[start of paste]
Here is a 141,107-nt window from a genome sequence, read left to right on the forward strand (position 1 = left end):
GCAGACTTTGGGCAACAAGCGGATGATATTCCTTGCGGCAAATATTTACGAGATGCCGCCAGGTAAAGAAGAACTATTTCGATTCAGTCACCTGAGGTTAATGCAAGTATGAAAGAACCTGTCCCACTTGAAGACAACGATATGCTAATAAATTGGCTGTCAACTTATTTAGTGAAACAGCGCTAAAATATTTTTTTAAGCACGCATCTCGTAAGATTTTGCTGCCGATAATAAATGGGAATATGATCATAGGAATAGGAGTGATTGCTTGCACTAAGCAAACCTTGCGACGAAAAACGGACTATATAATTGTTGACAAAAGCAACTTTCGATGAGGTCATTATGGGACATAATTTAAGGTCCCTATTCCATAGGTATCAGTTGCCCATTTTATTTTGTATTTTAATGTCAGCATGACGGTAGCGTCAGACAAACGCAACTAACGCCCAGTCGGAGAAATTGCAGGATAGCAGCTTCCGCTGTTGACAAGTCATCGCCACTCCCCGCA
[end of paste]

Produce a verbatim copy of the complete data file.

Here is a 141,107-nt window from a genome sequence, read left to right on the forward strand (position 1 = left end):
GCAGACTTTGGGCAACAAGCGGATGATATTCCTTGCGGCAAATATTTACGAGATGCCGCCAGGTAAAGAAGAACTATTTCGATTCAGTCACCTGAGGTTAATGCAAGTATGAAAGAACCTGTCCCACTTGAAGACAACGATATGCTAATAAATTGGCTGTCAACTTATTTAGTGAAACAGCGCTAAAATATTTTTTTAAGCACGCATCTCGTAAGATTTTGCTGCCGATAATAAATGGGAATATGATCATAGGAATAGGAGTGATTGCTTGCACTAAGCAAACCTTGCGACGAAAAACGGACTATATAATTGTTGACAAAAGCAACTTTCGATGAGGTCATTATGGGACATAATTTAAGGTCCCTATTCCATAGGTATCAGTTGCCCATTTTATTTTGTATTTTAATGTCAGCATGACGGTAGCGTCAGACAAACGCAACTAACGCCCAGTCGGAGAAATTGCAGGATAGCAGCTTCCGCTGTTGACAAGTCATCGCCACTCCCCGCA